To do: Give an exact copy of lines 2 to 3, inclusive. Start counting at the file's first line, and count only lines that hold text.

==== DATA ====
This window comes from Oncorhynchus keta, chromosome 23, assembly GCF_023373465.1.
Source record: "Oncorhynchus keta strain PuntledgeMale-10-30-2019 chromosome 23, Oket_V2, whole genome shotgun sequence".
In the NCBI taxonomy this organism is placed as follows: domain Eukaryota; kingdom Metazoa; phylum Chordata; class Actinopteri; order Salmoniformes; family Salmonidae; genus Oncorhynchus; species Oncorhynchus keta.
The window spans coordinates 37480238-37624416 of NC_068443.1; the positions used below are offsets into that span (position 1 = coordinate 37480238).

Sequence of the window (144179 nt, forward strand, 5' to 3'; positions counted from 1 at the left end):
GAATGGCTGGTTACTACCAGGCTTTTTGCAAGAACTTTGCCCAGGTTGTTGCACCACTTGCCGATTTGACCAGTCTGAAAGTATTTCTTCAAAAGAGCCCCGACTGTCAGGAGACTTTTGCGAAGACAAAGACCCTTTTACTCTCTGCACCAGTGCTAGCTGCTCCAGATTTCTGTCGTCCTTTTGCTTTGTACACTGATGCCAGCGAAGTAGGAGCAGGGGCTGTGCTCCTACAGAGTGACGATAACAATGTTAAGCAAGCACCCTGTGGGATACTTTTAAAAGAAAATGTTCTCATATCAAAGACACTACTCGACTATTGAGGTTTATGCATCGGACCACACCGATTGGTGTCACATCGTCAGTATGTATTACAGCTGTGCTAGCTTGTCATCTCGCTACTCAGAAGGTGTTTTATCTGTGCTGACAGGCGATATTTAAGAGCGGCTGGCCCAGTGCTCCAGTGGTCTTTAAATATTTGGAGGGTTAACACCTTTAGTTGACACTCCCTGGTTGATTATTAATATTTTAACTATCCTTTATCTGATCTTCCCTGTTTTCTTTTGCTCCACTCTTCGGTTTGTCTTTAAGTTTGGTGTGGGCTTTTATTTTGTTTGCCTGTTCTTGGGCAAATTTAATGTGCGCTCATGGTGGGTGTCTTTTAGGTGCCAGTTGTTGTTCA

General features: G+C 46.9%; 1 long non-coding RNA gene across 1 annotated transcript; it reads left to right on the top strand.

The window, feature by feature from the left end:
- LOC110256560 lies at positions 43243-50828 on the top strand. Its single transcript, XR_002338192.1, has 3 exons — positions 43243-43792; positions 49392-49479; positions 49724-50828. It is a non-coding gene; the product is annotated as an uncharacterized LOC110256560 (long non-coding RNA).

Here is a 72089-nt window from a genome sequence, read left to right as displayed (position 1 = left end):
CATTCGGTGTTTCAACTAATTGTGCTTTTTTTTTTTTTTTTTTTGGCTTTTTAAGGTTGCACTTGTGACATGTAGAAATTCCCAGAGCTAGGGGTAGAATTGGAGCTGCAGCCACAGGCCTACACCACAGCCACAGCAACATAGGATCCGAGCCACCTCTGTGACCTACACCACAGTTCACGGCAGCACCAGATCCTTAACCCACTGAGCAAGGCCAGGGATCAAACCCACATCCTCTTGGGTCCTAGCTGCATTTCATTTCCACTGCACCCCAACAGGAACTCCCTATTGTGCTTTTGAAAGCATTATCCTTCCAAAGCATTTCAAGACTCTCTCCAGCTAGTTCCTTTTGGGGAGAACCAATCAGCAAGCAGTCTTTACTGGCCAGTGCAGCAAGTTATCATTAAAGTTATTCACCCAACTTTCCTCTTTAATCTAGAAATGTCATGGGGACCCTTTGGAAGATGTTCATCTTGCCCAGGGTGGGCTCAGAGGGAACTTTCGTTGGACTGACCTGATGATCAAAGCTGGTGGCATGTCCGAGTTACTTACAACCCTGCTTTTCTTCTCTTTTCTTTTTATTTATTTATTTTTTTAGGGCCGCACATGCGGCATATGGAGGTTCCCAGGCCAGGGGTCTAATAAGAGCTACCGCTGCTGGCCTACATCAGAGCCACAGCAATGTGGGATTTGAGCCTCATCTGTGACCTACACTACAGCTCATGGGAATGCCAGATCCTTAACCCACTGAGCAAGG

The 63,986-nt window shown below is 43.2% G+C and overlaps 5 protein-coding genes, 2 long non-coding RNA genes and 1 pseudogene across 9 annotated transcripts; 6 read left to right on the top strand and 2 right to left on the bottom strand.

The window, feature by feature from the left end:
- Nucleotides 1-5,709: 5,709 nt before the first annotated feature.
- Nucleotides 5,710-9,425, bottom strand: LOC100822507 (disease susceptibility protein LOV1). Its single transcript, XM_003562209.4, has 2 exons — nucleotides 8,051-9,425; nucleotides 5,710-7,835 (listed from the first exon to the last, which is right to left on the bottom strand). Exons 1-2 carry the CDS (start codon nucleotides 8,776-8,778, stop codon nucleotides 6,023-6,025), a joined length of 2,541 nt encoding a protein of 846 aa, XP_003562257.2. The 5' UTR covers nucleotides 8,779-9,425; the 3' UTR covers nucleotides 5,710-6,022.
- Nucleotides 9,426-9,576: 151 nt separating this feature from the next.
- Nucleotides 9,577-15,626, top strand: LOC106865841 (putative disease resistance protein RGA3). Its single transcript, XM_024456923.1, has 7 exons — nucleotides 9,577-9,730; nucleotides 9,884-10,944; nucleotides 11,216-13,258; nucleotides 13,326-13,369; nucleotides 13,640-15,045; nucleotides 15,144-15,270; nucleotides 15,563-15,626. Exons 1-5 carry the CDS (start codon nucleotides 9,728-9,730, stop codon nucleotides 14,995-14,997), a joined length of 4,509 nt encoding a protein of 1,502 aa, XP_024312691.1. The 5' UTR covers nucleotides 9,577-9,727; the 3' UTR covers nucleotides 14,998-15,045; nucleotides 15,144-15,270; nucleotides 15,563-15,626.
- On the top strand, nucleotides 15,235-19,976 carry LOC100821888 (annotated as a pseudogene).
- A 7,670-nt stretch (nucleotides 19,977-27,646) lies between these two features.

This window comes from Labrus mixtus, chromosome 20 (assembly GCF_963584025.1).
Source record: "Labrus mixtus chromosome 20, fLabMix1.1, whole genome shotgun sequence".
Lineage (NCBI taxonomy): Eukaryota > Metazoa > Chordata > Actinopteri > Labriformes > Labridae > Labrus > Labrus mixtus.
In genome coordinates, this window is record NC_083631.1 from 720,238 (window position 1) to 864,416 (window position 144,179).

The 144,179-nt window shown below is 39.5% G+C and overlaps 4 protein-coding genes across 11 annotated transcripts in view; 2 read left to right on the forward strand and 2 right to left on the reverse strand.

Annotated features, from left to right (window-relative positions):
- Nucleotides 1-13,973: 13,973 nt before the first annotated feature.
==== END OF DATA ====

Source record: "Oncorhynchus keta strain PuntledgeMale-10-30-2019 chromosome 23, Oket_V2, whole genome shotgun sequence".
In the NCBI taxonomy this organism is placed as follows: domain Eukaryota; kingdom Metazoa; phylum Chordata; class Actinopteri; order Salmoniformes; family Salmonidae; genus Oncorhynchus; species Oncorhynchus keta.